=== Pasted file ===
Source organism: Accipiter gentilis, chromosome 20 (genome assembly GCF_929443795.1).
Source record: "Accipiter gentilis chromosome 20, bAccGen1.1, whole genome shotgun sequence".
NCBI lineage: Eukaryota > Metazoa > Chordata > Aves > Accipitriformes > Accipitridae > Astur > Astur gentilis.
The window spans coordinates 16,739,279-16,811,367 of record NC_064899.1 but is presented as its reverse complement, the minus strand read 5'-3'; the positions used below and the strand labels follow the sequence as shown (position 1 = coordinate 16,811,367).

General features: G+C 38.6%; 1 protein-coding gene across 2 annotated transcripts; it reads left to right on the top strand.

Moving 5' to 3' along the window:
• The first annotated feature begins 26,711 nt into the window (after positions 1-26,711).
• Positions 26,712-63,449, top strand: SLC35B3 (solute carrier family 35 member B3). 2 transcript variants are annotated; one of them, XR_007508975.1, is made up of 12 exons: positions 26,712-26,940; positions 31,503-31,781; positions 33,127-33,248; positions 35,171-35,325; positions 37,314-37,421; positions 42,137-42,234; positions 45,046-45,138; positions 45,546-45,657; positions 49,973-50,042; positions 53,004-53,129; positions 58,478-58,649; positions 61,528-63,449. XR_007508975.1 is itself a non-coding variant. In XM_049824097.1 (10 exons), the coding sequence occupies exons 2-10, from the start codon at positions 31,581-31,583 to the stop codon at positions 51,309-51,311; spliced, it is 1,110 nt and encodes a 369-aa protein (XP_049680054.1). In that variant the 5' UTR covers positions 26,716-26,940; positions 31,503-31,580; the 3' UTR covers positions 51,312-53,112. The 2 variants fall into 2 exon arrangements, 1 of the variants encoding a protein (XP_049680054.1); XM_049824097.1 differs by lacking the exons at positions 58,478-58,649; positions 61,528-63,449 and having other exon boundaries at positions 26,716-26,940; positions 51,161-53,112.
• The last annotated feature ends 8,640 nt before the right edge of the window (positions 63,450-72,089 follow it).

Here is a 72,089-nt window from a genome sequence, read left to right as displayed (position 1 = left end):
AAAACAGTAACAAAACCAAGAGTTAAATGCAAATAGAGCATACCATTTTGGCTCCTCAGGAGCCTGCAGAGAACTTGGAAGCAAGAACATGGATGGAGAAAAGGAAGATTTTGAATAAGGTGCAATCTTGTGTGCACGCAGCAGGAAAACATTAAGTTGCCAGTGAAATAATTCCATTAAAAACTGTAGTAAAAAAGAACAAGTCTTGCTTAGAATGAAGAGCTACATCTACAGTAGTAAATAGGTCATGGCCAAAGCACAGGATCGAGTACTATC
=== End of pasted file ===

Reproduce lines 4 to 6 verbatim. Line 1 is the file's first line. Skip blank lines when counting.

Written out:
The window spans coordinates 16,739,279-16,811,367 of record NC_064899.1 but is presented as its reverse complement, the minus strand read 5'-3'; the positions used below and the strand labels follow the sequence as shown (position 1 = coordinate 16,811,367).

General features: G+C 38.6%; 1 protein-coding gene across 2 annotated transcripts; it reads left to right on the top strand.

Moving 5' to 3' along the window: